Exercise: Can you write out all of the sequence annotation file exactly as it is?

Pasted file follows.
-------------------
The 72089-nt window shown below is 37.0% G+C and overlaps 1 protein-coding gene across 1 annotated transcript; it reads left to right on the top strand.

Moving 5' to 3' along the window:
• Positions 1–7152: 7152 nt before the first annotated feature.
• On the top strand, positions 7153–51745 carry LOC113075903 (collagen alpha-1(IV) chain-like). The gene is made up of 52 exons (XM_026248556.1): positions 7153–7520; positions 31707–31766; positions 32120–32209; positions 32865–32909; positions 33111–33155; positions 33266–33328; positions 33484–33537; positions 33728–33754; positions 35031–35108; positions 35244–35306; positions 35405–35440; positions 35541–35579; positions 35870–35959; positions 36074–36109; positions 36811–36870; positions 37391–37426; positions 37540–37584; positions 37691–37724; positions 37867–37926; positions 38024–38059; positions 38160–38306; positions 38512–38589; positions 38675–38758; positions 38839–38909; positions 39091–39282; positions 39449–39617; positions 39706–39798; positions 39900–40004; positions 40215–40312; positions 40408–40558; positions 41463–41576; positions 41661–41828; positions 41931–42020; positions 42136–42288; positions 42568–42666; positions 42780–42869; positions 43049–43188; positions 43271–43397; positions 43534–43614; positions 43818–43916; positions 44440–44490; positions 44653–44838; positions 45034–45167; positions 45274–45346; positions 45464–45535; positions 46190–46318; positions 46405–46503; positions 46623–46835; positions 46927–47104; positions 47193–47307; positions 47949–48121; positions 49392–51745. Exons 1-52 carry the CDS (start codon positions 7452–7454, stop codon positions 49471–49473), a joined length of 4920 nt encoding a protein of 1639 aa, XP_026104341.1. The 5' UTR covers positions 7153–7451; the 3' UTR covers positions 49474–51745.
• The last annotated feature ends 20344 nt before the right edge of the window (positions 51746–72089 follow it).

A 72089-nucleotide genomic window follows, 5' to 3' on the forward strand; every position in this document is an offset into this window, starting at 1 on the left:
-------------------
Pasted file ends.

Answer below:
The 72089-nt window shown below is 37.0% G+C and overlaps 1 protein-coding gene across 1 annotated transcript; it reads left to right on the top strand.

Moving 5' to 3' along the window:
• Positions 1–7152: 7152 nt before the first annotated feature.
• On the top strand, positions 7153–51745 carry LOC113075903 (collagen alpha-1(IV) chain-like). The gene is made up of 52 exons (XM_026248556.1): positions 7153–7520; positions 31707–31766; positions 32120–32209; positions 32865–32909; positions 33111–33155; positions 33266–33328; positions 33484–33537; positions 33728–33754; positions 35031–35108; positions 35244–35306; positions 35405–35440; positions 35541–35579; positions 35870–35959; positions 36074–36109; positions 36811–36870; positions 37391–37426; positions 37540–37584; positions 37691–37724; positions 37867–37926; positions 38024–38059; positions 38160–38306; positions 38512–38589; positions 38675–38758; positions 38839–38909; positions 39091–39282; positions 39449–39617; positions 39706–39798; positions 39900–40004; positions 40215–40312; positions 40408–40558; positions 41463–41576; positions 41661–41828; positions 41931–42020; positions 42136–42288; positions 42568–42666; positions 42780–42869; positions 43049–43188; positions 43271–43397; positions 43534–43614; positions 43818–43916; positions 44440–44490; positions 44653–44838; positions 45034–45167; positions 45274–45346; positions 45464–45535; positions 46190–46318; positions 46405–46503; positions 46623–46835; positions 46927–47104; positions 47193–47307; positions 47949–48121; positions 49392–51745. Exons 1-52 carry the CDS (start codon positions 7452–7454, stop codon positions 49471–49473), a joined length of 4920 nt encoding a protein of 1639 aa, XP_026104341.1. The 5' UTR covers positions 7153–7451; the 3' UTR covers positions 49474–51745.
• The last annotated feature ends 20344 nt before the right edge of the window (positions 51746–72089 follow it).

A 72089-nucleotide genomic window follows, 5' to 3' on the forward strand; every position in this document is an offset into this window, starting at 1 on the left: